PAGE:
While it is true that appellant was convicted by circumstantial evidence, a trier of fact could have found beyond a reasonable doubt that appellant committed the crime. We are required to review the evidence in the light most favorable to the verdict, and since the evidence adequately supports the verdict, it must be upheld on appeal. Pierce v. State, 243 Ga. 454 (254 SE2d 838) (1979)
2. The trial court charged the jury that witnesses are presumed to speak the truth, unless they are impeached in some manner as provided by law. Appellant argues that this charge was in error. Appellant contends Richey should have been impeached when he testified as to what transpired at appellant's apartment and between the two men the day of the murder; however, appellant did not testify at trial, so there was no attempt to impeach the testimony by appellant's version of the facts.
Appellant complains that he was unfairly convicted because of his refusal to testify. Appellant cannot exercise his right to not testify as a trial tactic, and then be heard to complain that his failure to testify prejudiced him.
The charge that witnesses are presumed to speak the truth is not unconstitutionally burden-shifting, when the judge instructs the jury as to how the presumption of credibility may be overcome and gives explicit instructions on the presumption of innocence and the state's burden of proving guilt beyond a reasonable doubt. Cupp v. Naughten, 414 U. S. 141(94 SC 396, 38 LE2d 368) (1973). The trial court gave an extensive charge and specifically instructed the jury that it was the ultimate factfinder and was responsible for determining whether the witnesses spoke the truth.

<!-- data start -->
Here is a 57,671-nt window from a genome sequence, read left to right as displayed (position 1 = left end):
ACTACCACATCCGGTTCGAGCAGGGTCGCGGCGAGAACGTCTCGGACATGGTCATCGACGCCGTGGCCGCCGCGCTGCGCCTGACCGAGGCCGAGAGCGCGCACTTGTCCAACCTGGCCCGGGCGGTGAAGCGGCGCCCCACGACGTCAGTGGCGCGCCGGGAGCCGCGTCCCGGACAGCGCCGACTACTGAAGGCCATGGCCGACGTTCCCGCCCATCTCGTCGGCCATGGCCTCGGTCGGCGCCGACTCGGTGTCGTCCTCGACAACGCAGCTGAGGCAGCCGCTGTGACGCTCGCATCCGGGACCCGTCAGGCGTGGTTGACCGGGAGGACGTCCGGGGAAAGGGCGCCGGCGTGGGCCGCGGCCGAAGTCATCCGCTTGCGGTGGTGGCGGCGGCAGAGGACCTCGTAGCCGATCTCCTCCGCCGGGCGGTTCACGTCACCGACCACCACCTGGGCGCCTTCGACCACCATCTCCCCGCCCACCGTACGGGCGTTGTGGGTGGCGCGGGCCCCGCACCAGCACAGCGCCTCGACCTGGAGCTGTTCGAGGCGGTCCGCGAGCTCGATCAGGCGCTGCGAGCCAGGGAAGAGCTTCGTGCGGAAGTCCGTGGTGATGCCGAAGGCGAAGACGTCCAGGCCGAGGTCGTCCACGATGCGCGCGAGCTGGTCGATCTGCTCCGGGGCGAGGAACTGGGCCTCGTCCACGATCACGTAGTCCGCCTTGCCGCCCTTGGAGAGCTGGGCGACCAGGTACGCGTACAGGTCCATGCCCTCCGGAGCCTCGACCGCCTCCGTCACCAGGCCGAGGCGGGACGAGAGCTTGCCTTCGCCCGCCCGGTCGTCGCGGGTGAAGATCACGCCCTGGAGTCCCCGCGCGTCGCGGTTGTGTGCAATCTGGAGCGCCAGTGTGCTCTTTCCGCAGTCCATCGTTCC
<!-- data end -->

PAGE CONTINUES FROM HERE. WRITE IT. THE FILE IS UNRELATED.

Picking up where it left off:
3. Appellant gave four statements to the police after he was arrested February 13, 1987. The court held a Jackson v. Denno hearing and ruled that the statements were given voluntarily. When the state offered the earliest statement into evidence, the judge stated he would adhere to the prior ruling in the case, meaning that the statement would be admitted pursuant to the ruling in the Jackson v. Denno hearing. Apparently this statement was not covered at the hearing. Appellant moved for a mistrial on the grounds that the trial court had commented on the evidence. Although there was no specific ruling at the Jackson v. Denno hearing regarding the earliest statement, we find no error.
The evidence showed that appellant was read his Miranda rights and gave a statement on February 13, 1987 after stating that he understood his rights. On February 14, 1987 appellant was again read his Miranda rights and again signed a Miranda waiver. Appellant made his statement which was recorded by a detective, then signed by appellant after he made one correction. No questions were asked in the hearing about whether the statement had been given concerning hope of benefit or fear of injury. The detective testified that he never denied appellant food, drink or the right to use the bathroom in any of the interviews he had with him. Appellant never asked for an attorney. The detective testified that at a later interview he did not physically or verbally threaten appellant or promise leniency to appellant. The detective testified that he never promised appellant that if he cooperated with police, he would help him obtain bond.